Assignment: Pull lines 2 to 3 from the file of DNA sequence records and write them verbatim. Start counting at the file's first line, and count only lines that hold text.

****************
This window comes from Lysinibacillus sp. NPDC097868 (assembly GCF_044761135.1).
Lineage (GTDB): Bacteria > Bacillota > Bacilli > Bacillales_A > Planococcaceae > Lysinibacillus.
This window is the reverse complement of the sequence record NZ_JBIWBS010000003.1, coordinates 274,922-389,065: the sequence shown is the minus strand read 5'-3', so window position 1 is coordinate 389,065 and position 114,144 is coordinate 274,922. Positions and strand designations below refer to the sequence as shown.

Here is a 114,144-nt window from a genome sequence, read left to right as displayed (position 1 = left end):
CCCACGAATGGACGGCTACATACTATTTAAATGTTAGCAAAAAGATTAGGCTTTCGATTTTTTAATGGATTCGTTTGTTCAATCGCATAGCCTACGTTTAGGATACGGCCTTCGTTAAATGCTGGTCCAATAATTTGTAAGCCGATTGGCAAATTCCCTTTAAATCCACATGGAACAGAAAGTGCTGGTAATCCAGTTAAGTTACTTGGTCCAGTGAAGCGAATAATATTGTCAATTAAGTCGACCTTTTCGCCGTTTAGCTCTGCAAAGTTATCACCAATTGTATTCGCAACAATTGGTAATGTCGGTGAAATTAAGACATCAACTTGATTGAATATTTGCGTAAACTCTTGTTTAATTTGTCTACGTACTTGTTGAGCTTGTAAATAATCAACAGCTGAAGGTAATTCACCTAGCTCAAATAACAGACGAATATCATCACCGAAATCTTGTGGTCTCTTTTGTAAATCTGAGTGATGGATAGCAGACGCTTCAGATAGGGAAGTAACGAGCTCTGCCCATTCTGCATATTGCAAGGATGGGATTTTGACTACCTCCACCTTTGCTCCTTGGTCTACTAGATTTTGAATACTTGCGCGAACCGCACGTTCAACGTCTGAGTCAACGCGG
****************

Lineage (GTDB): Bacteria > Bacillota > Bacilli > Bacillales_A > Planococcaceae > Lysinibacillus.
This window is the reverse complement of the sequence record NZ_JBIWBS010000003.1, coordinates 274,922-389,065: the sequence shown is the minus strand read 5'-3', so window position 1 is coordinate 389,065 and position 114,144 is coordinate 274,922. Positions and strand designations below refer to the sequence as shown.